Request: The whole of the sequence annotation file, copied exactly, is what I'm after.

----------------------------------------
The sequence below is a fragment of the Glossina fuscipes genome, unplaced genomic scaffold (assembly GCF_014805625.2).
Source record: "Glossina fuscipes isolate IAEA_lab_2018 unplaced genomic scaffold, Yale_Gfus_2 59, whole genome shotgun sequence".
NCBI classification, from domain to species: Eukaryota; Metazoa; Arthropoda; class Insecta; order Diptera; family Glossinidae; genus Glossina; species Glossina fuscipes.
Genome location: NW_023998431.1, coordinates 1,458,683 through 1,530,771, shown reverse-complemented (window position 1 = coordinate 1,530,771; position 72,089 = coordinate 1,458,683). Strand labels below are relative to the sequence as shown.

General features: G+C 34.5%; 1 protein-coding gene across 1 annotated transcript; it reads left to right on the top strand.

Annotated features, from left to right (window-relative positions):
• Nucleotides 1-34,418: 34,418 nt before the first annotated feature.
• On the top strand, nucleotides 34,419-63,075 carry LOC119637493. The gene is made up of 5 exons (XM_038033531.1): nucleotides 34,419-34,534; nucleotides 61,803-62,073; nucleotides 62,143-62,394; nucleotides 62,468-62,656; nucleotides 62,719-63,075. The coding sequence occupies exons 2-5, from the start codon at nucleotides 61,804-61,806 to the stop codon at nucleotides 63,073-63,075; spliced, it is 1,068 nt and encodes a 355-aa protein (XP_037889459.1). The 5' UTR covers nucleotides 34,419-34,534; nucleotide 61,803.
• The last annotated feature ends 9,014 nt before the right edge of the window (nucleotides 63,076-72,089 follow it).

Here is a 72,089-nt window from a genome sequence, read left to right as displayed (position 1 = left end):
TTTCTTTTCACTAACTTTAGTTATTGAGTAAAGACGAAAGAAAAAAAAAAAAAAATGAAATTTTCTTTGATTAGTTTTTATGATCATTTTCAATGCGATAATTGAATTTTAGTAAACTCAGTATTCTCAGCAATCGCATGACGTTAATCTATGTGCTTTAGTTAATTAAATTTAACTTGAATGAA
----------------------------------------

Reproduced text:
The sequence below is a fragment of the Glossina fuscipes genome, unplaced genomic scaffold (assembly GCF_014805625.2).
Source record: "Glossina fuscipes isolate IAEA_lab_2018 unplaced genomic scaffold, Yale_Gfus_2 59, whole genome shotgun sequence".
NCBI classification, from domain to species: Eukaryota; Metazoa; Arthropoda; class Insecta; order Diptera; family Glossinidae; genus Glossina; species Glossina fuscipes.
Genome location: NW_023998431.1, coordinates 1,458,683 through 1,530,771, shown reverse-complemented (window position 1 = coordinate 1,530,771; position 72,089 = coordinate 1,458,683). Strand labels below are relative to the sequence as shown.

General features: G+C 34.5%; 1 protein-coding gene across 1 annotated transcript; it reads left to right on the top strand.

Annotated features, from left to right (window-relative positions):
• Nucleotides 1-34,418: 34,418 nt before the first annotated feature.
• On the top strand, nucleotides 34,419-63,075 carry LOC119637493. The gene is made up of 5 exons (XM_038033531.1): nucleotides 34,419-34,534; nucleotides 61,803-62,073; nucleotides 62,143-62,394; nucleotides 62,468-62,656; nucleotides 62,719-63,075. The coding sequence occupies exons 2-5, from the start codon at nucleotides 61,804-61,806 to the stop codon at nucleotides 63,073-63,075; spliced, it is 1,068 nt and encodes a 355-aa protein (XP_037889459.1). The 5' UTR covers nucleotides 34,419-34,534; nucleotide 61,803.
• The last annotated feature ends 9,014 nt before the right edge of the window (nucleotides 63,076-72,089 follow it).

Here is a 72,089-nt window from a genome sequence, read left to right as displayed (position 1 = left end):
TTTCTTTTCACTAACTTTAGTTATTGAGTAAAGACGAAAGAAAAAAAAAAAAAAATGAAATTTTCTTTGATTAGTTTTTATGATCATTTTCAATGCGATAATTGAATTTTAGTAAACTCAGTATTCTCAGCAATCGCATGACGTTAATCTATGTGCTTTAGTTAATTAAATTTAACTTGAATGAA